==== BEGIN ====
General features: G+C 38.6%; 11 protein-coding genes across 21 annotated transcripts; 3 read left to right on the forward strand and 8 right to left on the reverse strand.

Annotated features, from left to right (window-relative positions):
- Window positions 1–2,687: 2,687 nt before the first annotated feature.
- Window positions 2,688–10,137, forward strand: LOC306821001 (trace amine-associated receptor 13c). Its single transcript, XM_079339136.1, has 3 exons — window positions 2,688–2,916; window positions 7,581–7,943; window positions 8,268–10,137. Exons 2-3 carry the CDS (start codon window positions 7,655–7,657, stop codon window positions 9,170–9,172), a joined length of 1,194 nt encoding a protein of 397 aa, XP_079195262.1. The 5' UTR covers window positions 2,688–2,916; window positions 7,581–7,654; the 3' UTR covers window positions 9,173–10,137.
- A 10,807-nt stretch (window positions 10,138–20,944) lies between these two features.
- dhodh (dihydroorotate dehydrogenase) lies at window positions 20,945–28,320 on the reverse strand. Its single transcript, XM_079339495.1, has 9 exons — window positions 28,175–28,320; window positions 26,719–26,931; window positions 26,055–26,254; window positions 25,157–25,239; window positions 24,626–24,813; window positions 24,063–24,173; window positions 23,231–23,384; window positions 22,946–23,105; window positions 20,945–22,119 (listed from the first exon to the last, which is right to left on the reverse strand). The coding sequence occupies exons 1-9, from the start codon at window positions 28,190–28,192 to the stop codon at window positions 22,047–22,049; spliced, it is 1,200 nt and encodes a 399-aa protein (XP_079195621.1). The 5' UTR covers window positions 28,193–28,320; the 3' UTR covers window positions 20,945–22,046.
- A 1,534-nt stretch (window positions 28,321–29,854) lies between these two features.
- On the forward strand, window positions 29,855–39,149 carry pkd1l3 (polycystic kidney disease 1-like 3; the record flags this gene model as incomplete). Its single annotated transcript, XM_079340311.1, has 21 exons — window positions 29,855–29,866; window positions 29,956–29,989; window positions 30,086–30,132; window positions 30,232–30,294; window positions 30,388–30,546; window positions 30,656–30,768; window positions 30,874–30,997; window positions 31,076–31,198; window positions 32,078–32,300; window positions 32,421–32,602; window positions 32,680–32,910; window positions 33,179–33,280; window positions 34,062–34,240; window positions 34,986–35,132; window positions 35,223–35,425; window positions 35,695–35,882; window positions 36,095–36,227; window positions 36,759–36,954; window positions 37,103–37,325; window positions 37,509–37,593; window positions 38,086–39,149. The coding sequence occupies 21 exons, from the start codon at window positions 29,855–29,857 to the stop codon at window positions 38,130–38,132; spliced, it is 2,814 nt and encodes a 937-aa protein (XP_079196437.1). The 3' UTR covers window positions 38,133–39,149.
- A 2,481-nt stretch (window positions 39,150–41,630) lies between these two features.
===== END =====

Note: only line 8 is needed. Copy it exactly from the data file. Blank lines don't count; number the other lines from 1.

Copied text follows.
- On the forward strand, window positions 29,855–39,149 carry pkd1l3 (polycystic kidney disease 1-like 3; the record flags this gene model as incomplete). Its single annotated transcript, XM_079340311.1, has 21 exons — window positions 29,855–29,866; window positions 29,956–29,989; window positions 30,086–30,132; window positions 30,232–30,294; window positions 30,388–30,546; window positions 30,656–30,768; window positions 30,874–30,997; window positions 31,076–31,198; window positions 32,078–32,300; window positions 32,421–32,602; window positions 32,680–32,910; window positions 33,179–33,280; window positions 34,062–34,240; window positions 34,986–35,132; window positions 35,223–35,425; window positions 35,695–35,882; window positions 36,095–36,227; window positions 36,759–36,954; window positions 37,103–37,325; window positions 37,509–37,593; window positions 38,086–39,149. The coding sequence occupies 21 exons, from the start codon at window positions 29,855–29,857 to the stop codon at window positions 38,130–38,132; spliced, it is 2,814 nt and encodes a 937-aa protein (XP_079196437.1). The 3' UTR covers window positions 38,133–39,149.